But the episodes of fraud and corruption behind TEKEL’s privatization were not limited to all these instances stated above. The new owners were further granted bank credits with no down payment for a period of two years. The “new owners” in turn had re-sold the alcohol and spirits component of TEKEL to Texas Pacific Group in 2 years time for a total of $900 million! This gift was captured without any actual payment to the state until then.
The private owners of TEKEL dismissed their “promised” obligations for maintaining production activities and since 2003, five of the enterprises were shut down, displacing 12,000 workers. These are the workers now campaigning for their rights for a decent job in the streets of Ankara.
What the TEKEL resistance had already achieved is beyond their fight for jobs and daily income. It had clearly revealed the true face of AKP as the truly favored party of the Turkish bourgeoisie and the main follower of interest of both the national and international capital. Since its inception in 2002, AKP tried to maintain a character beyond the labor-capital conflict, and revealed itself as a party of Islamic brotherhood based on cemaat (believers’) solidarity and friendship. Most of the workers, among them definitely those of TEKEL, had been brought under this deity. Yet, the turnover of events since December 15 had all of a sudden revealed what was already known: since the 2001 crisis Turkish wages in manufacturing were slashed by 25% percent in real terms; their social rights were severely constrained; and the open unemployment rate hit 14 percent under conditions of the global crisis (with total unemployment including discouraged workers estimated at 19 percent).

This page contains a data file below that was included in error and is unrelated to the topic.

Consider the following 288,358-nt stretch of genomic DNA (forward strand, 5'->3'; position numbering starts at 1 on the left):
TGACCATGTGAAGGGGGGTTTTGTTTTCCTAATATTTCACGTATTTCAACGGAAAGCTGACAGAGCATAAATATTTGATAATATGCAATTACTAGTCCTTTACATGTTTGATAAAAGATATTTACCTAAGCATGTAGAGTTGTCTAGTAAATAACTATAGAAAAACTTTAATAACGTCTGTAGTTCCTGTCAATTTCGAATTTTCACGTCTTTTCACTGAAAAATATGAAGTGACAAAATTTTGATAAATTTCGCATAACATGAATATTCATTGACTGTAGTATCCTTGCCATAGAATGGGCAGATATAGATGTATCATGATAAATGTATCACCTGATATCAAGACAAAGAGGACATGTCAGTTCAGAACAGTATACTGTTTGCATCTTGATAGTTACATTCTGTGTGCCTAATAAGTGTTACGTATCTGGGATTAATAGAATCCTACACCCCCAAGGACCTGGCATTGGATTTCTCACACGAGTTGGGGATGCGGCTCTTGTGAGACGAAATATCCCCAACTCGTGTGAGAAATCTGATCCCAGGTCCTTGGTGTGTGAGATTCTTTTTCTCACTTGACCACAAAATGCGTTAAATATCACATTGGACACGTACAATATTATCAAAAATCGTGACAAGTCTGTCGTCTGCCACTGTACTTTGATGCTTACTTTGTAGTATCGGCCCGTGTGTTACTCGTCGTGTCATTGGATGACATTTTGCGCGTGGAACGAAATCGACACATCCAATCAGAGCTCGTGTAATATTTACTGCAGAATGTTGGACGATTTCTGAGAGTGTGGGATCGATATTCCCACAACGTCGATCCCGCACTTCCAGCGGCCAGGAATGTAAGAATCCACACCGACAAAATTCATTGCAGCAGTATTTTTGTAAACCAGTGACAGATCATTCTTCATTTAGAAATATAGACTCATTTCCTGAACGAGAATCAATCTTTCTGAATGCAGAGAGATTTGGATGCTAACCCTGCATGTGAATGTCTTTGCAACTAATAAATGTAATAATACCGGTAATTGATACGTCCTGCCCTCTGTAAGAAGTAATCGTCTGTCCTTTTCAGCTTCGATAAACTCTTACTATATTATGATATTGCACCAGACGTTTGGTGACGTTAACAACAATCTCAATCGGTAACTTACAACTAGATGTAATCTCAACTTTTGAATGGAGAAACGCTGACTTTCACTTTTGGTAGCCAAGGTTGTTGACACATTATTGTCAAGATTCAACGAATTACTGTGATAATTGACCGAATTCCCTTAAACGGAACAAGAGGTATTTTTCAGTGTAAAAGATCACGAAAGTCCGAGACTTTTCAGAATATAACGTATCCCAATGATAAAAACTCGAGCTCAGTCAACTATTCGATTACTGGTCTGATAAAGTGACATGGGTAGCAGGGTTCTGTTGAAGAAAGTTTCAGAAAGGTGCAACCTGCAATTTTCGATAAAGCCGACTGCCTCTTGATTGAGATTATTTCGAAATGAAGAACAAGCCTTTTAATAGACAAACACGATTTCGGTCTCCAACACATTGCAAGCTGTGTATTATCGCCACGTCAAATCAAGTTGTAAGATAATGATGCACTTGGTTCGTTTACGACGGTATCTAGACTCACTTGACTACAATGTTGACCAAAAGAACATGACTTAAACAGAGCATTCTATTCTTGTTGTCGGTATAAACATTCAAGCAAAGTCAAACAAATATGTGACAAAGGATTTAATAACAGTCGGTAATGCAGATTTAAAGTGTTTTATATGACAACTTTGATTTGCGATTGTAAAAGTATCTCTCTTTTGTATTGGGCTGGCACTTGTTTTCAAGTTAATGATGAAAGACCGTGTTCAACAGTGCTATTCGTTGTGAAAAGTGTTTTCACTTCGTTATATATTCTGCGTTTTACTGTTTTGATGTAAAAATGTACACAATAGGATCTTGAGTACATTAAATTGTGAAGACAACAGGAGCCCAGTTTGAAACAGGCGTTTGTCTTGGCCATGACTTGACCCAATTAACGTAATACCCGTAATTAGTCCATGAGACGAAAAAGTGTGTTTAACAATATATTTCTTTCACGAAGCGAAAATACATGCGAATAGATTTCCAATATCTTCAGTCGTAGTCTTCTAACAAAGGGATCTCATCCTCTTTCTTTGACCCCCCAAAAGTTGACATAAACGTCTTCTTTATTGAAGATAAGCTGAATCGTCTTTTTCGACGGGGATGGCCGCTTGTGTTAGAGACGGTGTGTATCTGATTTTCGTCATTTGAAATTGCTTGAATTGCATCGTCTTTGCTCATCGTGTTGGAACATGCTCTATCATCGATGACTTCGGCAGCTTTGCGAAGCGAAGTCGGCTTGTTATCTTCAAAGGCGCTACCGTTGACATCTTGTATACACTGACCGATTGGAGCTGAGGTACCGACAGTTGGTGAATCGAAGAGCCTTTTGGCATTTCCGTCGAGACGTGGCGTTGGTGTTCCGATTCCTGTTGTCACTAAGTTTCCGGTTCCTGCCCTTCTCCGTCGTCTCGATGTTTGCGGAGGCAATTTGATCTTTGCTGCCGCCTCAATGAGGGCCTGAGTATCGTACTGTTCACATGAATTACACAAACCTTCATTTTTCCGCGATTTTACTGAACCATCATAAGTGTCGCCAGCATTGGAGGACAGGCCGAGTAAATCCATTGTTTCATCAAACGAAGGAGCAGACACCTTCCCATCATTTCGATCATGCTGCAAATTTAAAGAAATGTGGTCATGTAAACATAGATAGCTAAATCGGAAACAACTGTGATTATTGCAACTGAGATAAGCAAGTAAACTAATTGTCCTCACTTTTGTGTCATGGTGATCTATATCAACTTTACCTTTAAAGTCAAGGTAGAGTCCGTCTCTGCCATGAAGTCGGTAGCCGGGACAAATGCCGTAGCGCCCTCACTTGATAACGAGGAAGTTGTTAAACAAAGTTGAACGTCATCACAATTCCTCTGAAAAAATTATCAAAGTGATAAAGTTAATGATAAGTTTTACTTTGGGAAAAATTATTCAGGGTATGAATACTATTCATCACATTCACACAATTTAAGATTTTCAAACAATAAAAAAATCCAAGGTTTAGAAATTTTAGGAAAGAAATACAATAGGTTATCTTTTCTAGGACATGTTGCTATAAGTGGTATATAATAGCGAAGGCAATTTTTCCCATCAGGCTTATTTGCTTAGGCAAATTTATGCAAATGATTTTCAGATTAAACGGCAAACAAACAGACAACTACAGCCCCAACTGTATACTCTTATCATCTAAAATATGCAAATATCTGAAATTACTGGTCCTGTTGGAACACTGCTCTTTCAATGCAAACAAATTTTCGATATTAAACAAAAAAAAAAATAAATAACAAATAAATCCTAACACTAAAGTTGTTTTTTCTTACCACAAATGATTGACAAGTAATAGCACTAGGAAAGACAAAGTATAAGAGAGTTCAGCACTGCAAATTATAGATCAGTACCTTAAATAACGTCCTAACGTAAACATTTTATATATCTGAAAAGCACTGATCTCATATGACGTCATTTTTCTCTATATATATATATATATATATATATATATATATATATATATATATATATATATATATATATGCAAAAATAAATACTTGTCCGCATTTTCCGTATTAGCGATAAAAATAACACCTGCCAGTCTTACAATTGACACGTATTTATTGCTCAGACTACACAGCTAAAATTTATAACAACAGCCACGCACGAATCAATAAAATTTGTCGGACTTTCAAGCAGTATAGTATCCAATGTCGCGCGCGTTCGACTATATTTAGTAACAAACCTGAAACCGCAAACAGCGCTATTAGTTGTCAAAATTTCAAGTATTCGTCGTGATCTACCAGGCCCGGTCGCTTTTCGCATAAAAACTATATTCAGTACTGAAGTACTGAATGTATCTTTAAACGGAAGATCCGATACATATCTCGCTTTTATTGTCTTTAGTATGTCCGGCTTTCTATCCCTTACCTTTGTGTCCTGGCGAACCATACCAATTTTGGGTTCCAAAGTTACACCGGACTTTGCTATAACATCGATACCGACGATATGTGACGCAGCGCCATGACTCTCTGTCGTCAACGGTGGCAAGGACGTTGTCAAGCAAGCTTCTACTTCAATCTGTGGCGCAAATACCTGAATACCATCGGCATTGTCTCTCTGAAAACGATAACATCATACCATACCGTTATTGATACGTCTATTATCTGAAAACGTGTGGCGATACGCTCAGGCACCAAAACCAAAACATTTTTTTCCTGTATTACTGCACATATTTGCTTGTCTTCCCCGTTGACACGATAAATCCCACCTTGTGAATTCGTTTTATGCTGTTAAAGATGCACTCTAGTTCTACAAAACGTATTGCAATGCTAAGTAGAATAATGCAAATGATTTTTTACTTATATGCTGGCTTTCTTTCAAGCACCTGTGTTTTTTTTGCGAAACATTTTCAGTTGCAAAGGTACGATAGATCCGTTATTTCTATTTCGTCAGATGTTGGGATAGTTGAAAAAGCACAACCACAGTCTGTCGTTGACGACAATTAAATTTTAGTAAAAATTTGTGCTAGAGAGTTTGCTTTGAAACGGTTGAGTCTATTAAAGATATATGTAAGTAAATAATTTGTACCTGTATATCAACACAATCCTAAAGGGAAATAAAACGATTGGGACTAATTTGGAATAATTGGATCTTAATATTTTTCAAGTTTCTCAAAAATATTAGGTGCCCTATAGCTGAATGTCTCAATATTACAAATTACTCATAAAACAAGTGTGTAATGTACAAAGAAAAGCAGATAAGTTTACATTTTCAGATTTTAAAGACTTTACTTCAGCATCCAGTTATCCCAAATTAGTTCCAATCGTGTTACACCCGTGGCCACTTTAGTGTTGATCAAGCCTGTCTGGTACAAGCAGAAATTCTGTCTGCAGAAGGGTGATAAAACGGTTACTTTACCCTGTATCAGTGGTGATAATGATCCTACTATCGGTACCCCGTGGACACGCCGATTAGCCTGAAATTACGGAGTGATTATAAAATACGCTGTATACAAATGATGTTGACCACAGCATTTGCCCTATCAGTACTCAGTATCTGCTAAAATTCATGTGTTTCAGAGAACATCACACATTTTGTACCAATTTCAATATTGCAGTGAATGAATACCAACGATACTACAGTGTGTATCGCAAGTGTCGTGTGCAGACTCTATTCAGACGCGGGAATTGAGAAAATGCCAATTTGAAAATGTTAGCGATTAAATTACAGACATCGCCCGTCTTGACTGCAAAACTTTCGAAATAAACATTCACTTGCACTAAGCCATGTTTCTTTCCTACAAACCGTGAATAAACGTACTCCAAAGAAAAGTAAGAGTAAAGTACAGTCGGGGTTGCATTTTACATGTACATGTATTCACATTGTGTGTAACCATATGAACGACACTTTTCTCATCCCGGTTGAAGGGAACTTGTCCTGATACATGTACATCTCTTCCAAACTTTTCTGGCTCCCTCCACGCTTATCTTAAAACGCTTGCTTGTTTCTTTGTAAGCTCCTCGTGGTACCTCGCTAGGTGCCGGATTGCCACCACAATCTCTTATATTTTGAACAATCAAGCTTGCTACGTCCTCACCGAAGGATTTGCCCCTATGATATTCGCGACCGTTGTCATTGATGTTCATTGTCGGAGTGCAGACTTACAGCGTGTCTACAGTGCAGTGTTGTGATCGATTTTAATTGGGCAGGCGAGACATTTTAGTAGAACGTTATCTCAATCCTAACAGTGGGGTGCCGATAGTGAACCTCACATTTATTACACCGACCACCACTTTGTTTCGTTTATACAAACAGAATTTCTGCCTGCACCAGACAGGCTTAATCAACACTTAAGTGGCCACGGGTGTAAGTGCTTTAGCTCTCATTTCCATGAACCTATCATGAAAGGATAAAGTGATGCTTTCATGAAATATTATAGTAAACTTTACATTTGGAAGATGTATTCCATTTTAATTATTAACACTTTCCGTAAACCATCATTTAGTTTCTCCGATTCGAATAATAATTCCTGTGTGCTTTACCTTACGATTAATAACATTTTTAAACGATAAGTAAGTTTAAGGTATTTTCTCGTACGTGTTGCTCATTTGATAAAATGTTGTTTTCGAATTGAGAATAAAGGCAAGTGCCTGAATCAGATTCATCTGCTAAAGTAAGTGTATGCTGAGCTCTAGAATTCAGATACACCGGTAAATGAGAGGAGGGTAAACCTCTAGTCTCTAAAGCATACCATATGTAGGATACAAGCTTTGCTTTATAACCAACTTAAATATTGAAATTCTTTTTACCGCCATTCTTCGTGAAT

It is a widely circulating quote in Turkey that one of the TEKEL workers stated that before December 15, he was just a person praying five times a day; now he is a worker five times a communist!
TEKEL workers are now waiting for the government’s next move to be announced on Monday, February 1st; while the minister of finance, Mehmet Şimşek, stated that his government would seek ways to find extra funds in the budget to meet the workers’ demands. The supporters of the TEKEL resistance can only attest to this claim with a dramatic grain of salt, remembering that during peak days of the 2001 financial crisis in Turkey a total of $40 billion (reaching about 40% of the gross domestic product then) was spent for rescuing failing banks and financial businesses in the name of the health of finance and combating inflation. But that, of course, was another matter.
The Turkish labor force is also waiting for Wednesday, February 3rd, on which day a national strike had been called for.
The re-emerging spirit of proletariat and of workers’ solidarity has already taken its place in the history of labor movement in Turkey. Above all, it had re-shown to friends and foes alike, that the neoliberal revelations of the so-called modern left to dispense with the ideology of wage labor and capital conflict are a complete farce.
History has once again revealed the true dialectics of capitalism.
Note: For our non-Turkish friends, a good source of information on the Turkish working class movement that is in English is provided at:
For a wider and in-depth coverage of the TEKEL resistance see also:
The photos used in the text are taken from this site, and I gratefully acknowledge their artistr
Ankara, January 30, 2010
* Erinc Yeldan, Bilkent University,